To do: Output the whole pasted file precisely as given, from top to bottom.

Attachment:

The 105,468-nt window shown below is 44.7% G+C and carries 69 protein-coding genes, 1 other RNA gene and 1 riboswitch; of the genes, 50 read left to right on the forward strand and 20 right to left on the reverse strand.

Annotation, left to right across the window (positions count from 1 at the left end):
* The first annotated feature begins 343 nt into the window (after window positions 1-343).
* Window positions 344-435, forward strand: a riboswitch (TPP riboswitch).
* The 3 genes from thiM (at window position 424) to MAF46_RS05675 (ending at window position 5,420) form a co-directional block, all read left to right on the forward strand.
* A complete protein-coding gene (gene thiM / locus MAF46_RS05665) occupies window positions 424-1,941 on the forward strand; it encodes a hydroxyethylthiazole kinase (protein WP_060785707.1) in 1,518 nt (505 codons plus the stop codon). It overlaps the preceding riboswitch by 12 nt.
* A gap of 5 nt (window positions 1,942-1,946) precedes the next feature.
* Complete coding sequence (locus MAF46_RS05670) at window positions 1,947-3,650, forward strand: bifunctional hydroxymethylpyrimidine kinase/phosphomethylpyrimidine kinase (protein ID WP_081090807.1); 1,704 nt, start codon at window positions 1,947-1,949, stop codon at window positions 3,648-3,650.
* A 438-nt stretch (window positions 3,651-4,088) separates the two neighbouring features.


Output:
The 105,468-nt window shown below is 44.7% G+C and carries 69 protein-coding genes, 1 other RNA gene and 1 riboswitch; of the genes, 50 read left to right on the forward strand and 20 right to left on the reverse strand.

Annotation, left to right across the window (positions count from 1 at the left end):
* The first annotated feature begins 343 nt into the window (after window positions 1-343).
* Window positions 344-435, forward strand: a riboswitch (TPP riboswitch).
* The 3 genes from thiM (at window position 424) to MAF46_RS05675 (ending at window position 5,420) form a co-directional block, all read left to right on the forward strand.
* A complete protein-coding gene (gene thiM / locus MAF46_RS05665) occupies window positions 424-1,941 on the forward strand; it encodes a hydroxyethylthiazole kinase (protein WP_060785707.1) in 1,518 nt (505 codons plus the stop codon). It overlaps the preceding riboswitch by 12 nt.
* A gap of 5 nt (window positions 1,942-1,946) precedes the next feature.
* Complete coding sequence (locus MAF46_RS05670) at window positions 1,947-3,650, forward strand: bifunctional hydroxymethylpyrimidine kinase/phosphomethylpyrimidine kinase (protein ID WP_081090807.1); 1,704 nt, start codon at window positions 1,947-1,949, stop codon at window positions 3,648-3,650.
* A 438-nt stretch (window positions 3,651-4,088) separates the two neighbouring features.